Wind River: a review

 

I watched Wind River at home the other night with my husband. Because we really enjoyed writer/director Taylor Sheridan’s most recent works, Sicario and Hell or High Water, we were itching to see this film. We were not disappointed. This is a good thriller that pretty much guarantees that I would watch anything else that Sheridan wrote. I like his style.

 

 

Wind River stars Jeremy Renner as Cory Lambert, a government employee of the Fish and Wildlife Service, who stumbles upon a dead body. Because it is a suspected homicide victim, found on the Wind River Indian Reservation, the FBI sends their closest available agent, Jane Banner, played by Elizabeth Olsen. We learn a bit about life in this remote community as we watch the investigation unfold.

This film is a murder mystery, thriller and fish out of water tale. With the exception of a few scenes of horrible violence, it is quiet and contemplative with bursts of tense action on a backdrop of beautiful snow covered mountains. It is well paced and has good dialogue. There is a satisfying conclusion and yet questions still remain for me to ponder. There is a subtle humour woven into what is essentially a sad story of brutality, loss, survival, and justice.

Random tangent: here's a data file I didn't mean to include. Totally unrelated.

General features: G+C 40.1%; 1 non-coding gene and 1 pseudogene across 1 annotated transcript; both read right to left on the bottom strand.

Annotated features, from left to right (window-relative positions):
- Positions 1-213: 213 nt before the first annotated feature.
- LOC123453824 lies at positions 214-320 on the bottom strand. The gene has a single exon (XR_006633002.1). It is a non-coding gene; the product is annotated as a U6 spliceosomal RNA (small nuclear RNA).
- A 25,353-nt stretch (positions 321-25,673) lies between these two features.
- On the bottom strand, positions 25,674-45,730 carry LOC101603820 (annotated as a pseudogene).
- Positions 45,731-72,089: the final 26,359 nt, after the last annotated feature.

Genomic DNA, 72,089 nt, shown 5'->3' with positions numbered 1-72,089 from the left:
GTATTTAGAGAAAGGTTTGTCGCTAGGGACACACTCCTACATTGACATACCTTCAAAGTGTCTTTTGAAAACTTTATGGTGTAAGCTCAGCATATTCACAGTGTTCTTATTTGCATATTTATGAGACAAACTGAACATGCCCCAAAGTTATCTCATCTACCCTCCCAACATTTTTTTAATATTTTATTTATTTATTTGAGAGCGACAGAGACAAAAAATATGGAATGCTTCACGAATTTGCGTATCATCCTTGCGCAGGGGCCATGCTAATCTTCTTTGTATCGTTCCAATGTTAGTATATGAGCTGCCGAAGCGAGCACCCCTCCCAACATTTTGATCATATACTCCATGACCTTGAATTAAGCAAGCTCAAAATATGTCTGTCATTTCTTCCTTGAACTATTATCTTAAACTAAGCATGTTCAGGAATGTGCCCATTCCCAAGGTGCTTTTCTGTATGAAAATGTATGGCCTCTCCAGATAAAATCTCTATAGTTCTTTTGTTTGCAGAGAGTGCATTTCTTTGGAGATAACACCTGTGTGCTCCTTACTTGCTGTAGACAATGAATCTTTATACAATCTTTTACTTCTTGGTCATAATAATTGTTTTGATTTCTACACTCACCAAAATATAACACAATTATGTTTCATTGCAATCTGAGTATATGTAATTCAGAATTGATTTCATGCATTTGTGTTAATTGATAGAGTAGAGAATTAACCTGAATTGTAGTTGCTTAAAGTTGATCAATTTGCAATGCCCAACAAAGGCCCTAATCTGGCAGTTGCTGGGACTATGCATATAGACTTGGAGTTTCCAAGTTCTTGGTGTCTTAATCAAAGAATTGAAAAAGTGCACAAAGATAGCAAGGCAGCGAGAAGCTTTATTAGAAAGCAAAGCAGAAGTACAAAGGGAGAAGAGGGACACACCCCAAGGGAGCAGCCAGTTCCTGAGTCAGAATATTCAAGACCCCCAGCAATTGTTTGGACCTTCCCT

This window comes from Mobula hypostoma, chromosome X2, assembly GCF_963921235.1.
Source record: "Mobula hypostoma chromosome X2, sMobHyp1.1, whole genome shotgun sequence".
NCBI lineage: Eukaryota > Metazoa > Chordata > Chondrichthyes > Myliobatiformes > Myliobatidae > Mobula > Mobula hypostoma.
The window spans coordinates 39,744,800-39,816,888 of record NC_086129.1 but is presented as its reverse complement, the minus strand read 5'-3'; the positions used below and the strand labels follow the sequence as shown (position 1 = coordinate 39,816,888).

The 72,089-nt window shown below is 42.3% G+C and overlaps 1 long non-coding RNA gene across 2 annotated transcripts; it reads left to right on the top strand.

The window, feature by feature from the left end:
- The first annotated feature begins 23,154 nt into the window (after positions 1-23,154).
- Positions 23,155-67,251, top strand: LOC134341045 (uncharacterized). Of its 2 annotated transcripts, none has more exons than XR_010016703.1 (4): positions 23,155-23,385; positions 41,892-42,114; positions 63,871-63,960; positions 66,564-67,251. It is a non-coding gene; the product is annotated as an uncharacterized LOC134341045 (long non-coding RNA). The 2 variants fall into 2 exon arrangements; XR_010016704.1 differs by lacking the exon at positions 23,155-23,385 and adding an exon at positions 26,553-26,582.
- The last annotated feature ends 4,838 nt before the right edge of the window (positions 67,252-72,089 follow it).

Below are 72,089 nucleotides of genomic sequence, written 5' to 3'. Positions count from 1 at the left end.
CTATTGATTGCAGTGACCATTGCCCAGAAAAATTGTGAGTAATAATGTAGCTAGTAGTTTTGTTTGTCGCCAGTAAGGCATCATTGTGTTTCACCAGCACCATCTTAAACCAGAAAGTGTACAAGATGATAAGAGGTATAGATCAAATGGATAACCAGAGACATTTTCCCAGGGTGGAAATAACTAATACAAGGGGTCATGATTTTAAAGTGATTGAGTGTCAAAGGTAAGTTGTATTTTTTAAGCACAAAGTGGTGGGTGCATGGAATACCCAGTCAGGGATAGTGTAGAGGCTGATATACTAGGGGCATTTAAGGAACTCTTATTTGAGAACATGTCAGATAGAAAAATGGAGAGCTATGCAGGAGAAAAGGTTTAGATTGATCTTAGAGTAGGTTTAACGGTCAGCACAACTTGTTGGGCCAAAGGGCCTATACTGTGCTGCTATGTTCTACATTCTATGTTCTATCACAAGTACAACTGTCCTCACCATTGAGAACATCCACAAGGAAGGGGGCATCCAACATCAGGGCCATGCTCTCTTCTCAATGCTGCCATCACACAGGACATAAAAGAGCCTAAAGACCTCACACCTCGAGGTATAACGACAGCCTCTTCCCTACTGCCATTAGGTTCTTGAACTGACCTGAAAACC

My biggest complaint was that this film suffered from the white saviour trope. Jeremy Renner did a fine job with what he was given; however, if he swapped roles with Gil Birmingham  (a wonderful actor, playing the victim’s father, who is woefully under-utilized ), I think I would have admired this film more. Truth be told, there was very little character development in this film, beyond Renner’s role. Elizabeth Olsen was serviceable as a foil, clearly out of her depth during the investigation. I also wished Graham Greene had more to do; every scene he had was golden.

Despite these quibbles, Wind River is a good mystery that will haunt you. If you can handle the brief violence, then I would definitely recommend it.

1 Comment (+add yours?)

  1. Trackback: Three Billboards Outside Ebbing, Missouri: a review | What is Ann Watching?

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